A wise African woman once said, “if one is not careful, facts can obscure the truth.” Facts speak to details, but the truth speaks to how those details unfolded. This literary work knits together the whispered narratives of the almost nonexistent public history of African American men who were elected and served in the Georgia Legislature in the 1800s. Fresh from the clutches of slavery to the highest offices in the state, these intentional men fused their voting power to impact legislation that delivered many things; among them, a county named Douglass.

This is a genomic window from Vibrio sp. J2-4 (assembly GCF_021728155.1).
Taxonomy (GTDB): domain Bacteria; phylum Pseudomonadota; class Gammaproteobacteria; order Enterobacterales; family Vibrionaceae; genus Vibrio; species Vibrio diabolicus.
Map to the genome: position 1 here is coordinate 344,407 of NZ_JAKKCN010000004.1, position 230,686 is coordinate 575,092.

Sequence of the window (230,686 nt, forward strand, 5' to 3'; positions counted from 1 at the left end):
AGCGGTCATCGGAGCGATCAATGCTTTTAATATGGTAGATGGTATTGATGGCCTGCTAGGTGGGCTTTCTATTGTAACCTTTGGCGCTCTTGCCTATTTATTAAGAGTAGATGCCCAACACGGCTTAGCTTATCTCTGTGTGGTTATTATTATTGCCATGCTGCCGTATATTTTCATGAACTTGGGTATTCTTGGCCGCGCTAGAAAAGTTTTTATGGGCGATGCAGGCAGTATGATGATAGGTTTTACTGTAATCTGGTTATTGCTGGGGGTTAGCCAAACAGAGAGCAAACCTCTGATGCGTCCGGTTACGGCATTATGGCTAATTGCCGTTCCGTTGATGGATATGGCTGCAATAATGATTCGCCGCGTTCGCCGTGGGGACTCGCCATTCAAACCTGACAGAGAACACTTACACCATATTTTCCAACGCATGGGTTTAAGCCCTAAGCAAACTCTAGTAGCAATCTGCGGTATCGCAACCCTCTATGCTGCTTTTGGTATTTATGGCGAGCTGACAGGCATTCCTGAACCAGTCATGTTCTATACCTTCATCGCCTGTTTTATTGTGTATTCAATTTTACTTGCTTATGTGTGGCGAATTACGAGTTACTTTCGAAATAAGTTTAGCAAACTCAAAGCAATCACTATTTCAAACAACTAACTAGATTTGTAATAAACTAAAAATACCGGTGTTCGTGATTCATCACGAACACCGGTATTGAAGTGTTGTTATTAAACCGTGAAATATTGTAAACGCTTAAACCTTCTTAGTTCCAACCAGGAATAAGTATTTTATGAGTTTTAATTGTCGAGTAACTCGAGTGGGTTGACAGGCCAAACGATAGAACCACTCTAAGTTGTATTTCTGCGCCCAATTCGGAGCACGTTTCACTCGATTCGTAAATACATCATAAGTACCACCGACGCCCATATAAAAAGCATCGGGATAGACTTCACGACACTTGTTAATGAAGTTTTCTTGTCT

Author, Tracy Rookard Shaw reveals the connection between the infamous expulsion of black legislators from office in 1868 to the eventual creation of what is now known as “Douglas” County, Georgia. She compels her readers to walk with her through the end of slavery and then directly through Reconstruction’s door. Once inside, she puts forth fascinating evidence that definitively ties the name Douglass (two s’s) to the county created by Governor Rufus B. Bullock on October 17, 1870.
After a series of twists and turns, she uncovers constitutional breaches that will have legal scholars across the nation debating whether some counties in Georgia, to this day, are legally formed. Last, readers are taken on a photographic journey that maps the African footprint in the county. The Ghosts of Douglass County is the intriguing untold, true story of murder, politics, betrayal, and the genius of African American survival in the midst of a nation’s transformation.